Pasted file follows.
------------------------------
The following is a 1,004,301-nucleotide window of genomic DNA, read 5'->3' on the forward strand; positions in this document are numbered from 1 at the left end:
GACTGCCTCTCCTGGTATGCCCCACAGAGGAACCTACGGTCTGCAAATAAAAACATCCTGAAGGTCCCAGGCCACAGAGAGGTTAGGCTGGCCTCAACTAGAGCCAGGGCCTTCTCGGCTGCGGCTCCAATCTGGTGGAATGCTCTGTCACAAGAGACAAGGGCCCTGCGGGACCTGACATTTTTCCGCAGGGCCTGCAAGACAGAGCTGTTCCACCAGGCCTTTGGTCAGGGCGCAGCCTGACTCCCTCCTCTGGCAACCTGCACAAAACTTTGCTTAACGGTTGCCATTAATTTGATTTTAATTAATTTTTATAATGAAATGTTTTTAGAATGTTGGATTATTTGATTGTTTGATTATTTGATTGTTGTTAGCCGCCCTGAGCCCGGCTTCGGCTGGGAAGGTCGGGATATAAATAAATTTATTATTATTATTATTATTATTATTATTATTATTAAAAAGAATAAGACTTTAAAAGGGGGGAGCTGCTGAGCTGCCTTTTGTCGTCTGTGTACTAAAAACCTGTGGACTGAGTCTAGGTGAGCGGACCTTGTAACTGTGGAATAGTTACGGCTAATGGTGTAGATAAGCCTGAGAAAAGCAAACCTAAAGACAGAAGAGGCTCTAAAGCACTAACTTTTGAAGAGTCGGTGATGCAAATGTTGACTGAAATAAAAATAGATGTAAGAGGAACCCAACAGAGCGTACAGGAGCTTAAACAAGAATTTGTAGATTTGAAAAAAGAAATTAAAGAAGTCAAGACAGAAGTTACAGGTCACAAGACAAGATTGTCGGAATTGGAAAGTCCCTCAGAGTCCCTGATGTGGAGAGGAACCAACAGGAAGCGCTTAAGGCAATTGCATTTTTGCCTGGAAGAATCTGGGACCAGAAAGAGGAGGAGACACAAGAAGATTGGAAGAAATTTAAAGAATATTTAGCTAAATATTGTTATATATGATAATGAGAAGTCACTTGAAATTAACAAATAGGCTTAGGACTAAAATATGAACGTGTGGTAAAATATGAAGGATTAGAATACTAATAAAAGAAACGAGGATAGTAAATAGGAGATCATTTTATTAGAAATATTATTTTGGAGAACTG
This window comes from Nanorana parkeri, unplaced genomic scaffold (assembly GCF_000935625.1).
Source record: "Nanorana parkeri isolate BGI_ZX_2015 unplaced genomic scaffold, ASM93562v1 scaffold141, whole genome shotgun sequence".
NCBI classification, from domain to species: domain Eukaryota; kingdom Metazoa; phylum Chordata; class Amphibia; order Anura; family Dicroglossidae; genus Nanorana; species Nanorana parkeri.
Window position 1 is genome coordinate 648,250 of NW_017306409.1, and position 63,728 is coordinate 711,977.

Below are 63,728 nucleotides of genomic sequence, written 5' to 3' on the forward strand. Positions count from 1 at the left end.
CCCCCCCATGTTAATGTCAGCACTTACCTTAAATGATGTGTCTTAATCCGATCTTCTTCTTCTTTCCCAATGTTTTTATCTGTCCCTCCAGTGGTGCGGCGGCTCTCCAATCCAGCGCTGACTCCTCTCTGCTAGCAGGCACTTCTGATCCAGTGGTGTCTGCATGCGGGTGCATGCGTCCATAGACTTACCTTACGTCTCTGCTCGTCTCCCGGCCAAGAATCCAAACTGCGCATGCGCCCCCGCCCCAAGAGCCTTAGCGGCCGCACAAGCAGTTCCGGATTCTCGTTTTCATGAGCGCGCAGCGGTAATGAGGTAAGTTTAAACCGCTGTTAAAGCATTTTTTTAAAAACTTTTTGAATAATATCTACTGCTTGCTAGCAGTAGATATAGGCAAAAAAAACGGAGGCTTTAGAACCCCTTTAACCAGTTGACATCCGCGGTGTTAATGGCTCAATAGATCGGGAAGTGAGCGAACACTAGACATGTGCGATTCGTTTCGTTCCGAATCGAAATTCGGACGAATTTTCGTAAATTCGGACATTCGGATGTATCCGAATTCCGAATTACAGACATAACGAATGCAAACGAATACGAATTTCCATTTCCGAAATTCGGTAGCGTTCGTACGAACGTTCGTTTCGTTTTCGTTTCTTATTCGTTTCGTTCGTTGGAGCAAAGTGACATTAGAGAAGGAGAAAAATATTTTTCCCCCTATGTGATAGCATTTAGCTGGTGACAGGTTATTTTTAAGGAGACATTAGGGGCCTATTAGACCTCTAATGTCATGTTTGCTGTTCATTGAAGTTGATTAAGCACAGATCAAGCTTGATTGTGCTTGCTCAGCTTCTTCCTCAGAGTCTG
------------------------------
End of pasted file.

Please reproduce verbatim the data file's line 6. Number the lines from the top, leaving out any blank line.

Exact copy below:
Window position 1 is genome coordinate 648,250 of NW_017306409.1, and position 63,728 is coordinate 711,977.